The US Food and Drug Administration this week released an important health warning that everyone should heed: drinking bleach is dangerous—potentially life-threatening—and you should not do it. The warning may seem unnecessary, but guzzling bleach is an unfortunately persistent problem.What kind of society have we evolved that it becomes necessary to warn the public - repeatedly - not to drink bleach because someone has suggested they do so??
Unscrupulous sellers have sold “miracle” bleach elixirs for decades, claiming that they can cure everything from cancer to HIV/AIDS, hepatitis, flu, hair loss, and more. Some have promoted it to parents as a way to cure autism in children—prompting many allegations of child abuse.
Of course, the health claims are false, not to mention abhorrent. When users prepare the solution as instructed, it turns into the potent bleaching agent chlorine dioxide, which is an industrial cleaner. It’s toxic to drink and can cause severe diarrhea, vomiting, life-threatening low blood pressure, acute liver failure, and damage to the digestive tract and kidneys.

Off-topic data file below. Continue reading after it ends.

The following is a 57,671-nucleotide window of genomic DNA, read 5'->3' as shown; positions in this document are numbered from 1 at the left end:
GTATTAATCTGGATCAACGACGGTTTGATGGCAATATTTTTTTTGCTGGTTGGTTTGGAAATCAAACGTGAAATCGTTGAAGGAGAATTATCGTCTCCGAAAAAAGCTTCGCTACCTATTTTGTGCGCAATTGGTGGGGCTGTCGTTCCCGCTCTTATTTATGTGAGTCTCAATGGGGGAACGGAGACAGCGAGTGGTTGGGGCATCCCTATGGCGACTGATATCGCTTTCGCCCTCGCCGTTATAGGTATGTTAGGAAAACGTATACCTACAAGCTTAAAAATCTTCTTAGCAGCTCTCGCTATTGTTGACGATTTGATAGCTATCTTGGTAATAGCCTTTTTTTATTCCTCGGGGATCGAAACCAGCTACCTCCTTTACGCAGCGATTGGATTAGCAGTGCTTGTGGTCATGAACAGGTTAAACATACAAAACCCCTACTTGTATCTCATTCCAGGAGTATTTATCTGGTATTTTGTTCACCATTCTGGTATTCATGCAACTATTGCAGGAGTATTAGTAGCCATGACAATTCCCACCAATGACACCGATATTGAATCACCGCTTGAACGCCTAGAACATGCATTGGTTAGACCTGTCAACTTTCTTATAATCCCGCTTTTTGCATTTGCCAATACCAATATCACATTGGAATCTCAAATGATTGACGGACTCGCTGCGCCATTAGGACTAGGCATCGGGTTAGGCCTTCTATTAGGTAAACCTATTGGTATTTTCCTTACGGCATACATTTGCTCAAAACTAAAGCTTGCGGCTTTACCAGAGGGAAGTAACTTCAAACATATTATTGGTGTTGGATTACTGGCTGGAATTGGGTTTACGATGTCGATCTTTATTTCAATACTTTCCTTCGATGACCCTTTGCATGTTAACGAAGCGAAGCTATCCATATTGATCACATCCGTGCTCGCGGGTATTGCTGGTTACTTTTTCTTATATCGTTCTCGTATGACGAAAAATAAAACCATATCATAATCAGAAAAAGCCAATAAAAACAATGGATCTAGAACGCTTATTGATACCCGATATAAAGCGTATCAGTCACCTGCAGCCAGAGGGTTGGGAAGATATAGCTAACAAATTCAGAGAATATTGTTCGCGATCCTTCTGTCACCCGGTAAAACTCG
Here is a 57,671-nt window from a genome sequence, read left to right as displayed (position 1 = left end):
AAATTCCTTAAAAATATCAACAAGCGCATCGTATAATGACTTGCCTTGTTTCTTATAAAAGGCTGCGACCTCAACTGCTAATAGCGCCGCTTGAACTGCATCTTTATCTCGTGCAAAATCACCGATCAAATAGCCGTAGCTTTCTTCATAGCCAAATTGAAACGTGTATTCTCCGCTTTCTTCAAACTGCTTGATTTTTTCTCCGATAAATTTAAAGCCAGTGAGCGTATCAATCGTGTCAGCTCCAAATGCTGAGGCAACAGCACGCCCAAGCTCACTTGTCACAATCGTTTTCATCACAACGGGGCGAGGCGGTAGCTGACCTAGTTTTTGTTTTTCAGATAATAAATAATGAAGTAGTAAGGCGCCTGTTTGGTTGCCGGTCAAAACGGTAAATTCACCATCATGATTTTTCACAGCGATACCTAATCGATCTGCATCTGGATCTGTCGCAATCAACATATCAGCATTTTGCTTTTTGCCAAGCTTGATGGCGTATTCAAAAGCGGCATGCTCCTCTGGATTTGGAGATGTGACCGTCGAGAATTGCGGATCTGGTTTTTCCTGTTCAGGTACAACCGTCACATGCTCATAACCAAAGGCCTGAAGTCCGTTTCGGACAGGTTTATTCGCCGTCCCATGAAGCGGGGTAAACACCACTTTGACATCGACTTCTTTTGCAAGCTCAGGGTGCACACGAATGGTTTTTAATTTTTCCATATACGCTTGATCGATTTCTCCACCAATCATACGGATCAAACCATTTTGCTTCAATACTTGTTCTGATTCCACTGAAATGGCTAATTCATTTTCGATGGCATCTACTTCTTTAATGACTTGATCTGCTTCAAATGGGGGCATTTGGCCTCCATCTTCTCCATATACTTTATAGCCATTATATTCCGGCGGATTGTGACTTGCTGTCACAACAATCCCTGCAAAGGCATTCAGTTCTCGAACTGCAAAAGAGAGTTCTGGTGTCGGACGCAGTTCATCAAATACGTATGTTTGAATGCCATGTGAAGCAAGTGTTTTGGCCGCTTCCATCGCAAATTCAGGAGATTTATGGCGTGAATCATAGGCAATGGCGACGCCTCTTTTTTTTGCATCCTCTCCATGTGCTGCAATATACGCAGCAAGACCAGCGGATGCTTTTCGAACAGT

In this week’s warning, the FDA noted that some sellers will warn consumers that vomiting and diarrhea are common but say that those unpleasant effects indicate the solution is “working.”
“That claim is false,” the FDA wrote succinctly.
The FDA says that the products have been hard to scrub out because of claims on social media, where the drinks are promoted along with false health information. Most of the claims can be traced back to Jim Humble, founder and “archbishop” of the Genesis II Church of Health and Healing, aka “The Church of Bleach.”
Humble has been touting the solution for nearly two decades, referring to it as MMS—Miracle or Master Mineral Solution. (It’s also known as the Miracle Mineral Supplement, the Chlorine Dioxide (CD) Protocol, and Water Purification Solution (WPS).) Humble is a former Scientologist who reportedly claims to be a billion-year-old god from the Andromeda galaxy.